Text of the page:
A massive series of volcanic eruptions in the distant past of Earth have left ocean creatures bursting. The greenhouse gases emitted by volcanoes have drastically reduced oxygen levels in the oceans, a deadly landscape that may have been the main culprit of the Great Death, researchers report.
Earth scientist Justin Penn of the University of Washington in Seattle and his colleagues mapped how hot the oceans were at the time of the largest mass extinction on Earth about 252 million years ago at the end of the Permian Period. From these weather simulations, the team investigated where hot water led to oceanic anoxia, dangerously low concentrations of dissolved oxygen.
The team then combined these data with the oxygen requirements of the modern oceans. Scientists determined that hypoxia – lack of enough oxygen for the metabolic needs of species – could have been the main culprit behind death. The research, published on December 7 Science, also predicts that the effects of hypoxia would have been worse in polar latitudes and support for available fossil data would result.
"Anoxia has been invoked as a primary mechanism for extinction of marine extinctions for 20 years," says Lee Kump, a geochemist at Pennsylvania State University who wrote a commentary on the finding in the same issue of the report. Science. But what's unique about this study is the inclusion of how anoxia affects organisms living in different ecological niches within the oceans, he says.
At Great Death, 90% of all marine species and 70% of terrestrial vertebrate species died. Massive volcanic eruptions, discharging into pulses that began about 300,000 years before the onset of the extinction event, were almost certainly the trigger for the Great Dying One (SN: 19/9/15, p. 10).
But how exactly these eruptions led to death is unclear. There are many ways in which volcanoes could have made the Earth unsustainable. The volcanoes emitted large explosions of carbon dioxide and methane, powerful greenhouse gases that have dramatically increased temperatures on land and at sea. The eruptions may also have drilled holes in the ozone layer, allowing ultraviolet radiation to blow up the planet and perhaps sterilize plants on land (SN Online: 12/2/18).
Oceans led the greatest success. Ocean temperatures have risen by at least 10 degrees Celsius in the tropics, and acidification or oceanic hypoxia may have caused a fatal blow to many creatures.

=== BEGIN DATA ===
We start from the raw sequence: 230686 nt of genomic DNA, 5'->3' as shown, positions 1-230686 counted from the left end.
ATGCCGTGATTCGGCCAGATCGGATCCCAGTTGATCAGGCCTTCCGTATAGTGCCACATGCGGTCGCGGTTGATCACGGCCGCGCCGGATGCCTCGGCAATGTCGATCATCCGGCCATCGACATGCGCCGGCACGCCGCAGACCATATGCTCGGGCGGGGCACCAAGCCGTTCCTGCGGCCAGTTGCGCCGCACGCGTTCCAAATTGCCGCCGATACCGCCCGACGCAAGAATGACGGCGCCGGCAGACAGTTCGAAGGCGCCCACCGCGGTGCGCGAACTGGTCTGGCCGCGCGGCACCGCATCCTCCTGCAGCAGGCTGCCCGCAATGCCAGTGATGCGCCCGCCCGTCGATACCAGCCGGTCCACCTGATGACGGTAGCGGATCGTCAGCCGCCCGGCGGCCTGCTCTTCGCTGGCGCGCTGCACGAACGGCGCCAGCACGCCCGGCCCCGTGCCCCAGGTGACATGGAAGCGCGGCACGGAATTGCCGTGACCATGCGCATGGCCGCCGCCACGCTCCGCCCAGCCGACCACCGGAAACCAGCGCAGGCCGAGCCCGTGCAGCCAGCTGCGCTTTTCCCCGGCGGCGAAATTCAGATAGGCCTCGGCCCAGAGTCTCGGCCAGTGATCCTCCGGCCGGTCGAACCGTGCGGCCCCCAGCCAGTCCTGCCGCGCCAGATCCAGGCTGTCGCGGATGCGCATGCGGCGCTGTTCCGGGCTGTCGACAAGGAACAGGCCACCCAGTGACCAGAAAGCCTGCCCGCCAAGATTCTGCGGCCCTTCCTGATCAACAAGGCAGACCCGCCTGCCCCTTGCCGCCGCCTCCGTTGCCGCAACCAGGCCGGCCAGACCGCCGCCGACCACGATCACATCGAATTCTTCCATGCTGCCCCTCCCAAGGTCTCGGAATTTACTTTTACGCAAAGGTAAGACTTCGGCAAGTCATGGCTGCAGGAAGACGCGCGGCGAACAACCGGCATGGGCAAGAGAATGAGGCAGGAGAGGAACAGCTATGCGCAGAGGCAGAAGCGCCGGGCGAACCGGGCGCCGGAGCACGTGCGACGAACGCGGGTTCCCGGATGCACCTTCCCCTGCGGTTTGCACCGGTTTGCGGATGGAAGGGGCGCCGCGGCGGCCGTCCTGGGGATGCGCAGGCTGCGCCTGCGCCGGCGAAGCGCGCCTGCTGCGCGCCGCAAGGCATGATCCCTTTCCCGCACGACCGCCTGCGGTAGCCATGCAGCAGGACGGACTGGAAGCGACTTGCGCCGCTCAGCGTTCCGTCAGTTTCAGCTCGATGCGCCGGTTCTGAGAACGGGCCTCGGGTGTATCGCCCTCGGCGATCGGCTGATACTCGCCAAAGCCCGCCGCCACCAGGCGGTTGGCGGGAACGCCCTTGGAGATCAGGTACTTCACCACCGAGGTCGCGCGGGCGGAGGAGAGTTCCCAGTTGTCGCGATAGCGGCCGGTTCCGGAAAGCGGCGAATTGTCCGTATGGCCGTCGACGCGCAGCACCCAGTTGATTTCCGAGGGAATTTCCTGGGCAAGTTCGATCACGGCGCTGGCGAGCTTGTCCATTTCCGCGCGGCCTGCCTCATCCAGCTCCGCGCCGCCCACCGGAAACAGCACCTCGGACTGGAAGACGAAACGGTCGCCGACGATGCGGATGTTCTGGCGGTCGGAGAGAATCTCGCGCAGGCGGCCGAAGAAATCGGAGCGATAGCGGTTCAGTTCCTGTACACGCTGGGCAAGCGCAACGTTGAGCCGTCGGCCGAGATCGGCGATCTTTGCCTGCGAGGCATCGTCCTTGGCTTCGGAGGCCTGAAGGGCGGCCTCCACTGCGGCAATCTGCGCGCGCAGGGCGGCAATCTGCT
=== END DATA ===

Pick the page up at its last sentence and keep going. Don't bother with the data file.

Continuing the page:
To identify one of the main culprits, Penn and his colleagues decided to take a look at the animals themselves. Or rather, in modern substitutes for extinct species long ago. The team determined where in the ocean the oxygen supply would have fallen below the oxygen demand – for food, breeding and defense – for various creatures.
The tropics have suffered, researchers have discovered, but many species have adaptations that allow them to survive by heating the waters and reducing oxygen conditions. The worst of the deaths from lack of oxygen would have happened in high latitudes, where creatures do not have such adaptations and have nowhere to go.
The team also rummaged through a huge online fossil database, the Paleobiology Database, to look for endangered geographical patterns. To the researchers' surprise, the fossils suggested that species suffered more at the poles than in the tropics as well. Such a pattern had not been reported previously, says biological oceanographer Curtis Deutsch, also of the University of Washington and co-author of the study. "No one has ever described a difference in latitude," he says. The similarities between the fossil record and the model data were "strange," he says.
The team also considered the role of ocean acidification. It turns out that acidification would have the greatest impact on the tropics, not the poles. "It's not a proof but a strong indication that the underlying mechanism was this loss of oxygen," says Deutsch.
If more creatures actually died at the poles at the end of the Permian is not entirely clear. Fossil records may be irregular, recognizes Deutsch, and therefore presents an incomplete picture. But, he notes, the apparently higher risk of death in high latitudes has appeared in many different types of species, from vertebrates like fish to bark-like creatures like mollusks.
One of the most surprising findings of the new study is the geographic pattern of extinction intensity, says Kump. He applauds the "new and sophisticated" approach that researchers have considered hypoxia as the main culprit, although he notes that volcanic gases have probably made the oceans toxic to oxygen respirators as well, including the addition of hydrogen sulfide and carbon dioxide to the water.
Still, he says, the new research is "the most comprehensive analysis of a mechanism of death and its physiological impacts that have been made so far. It's really a step up. "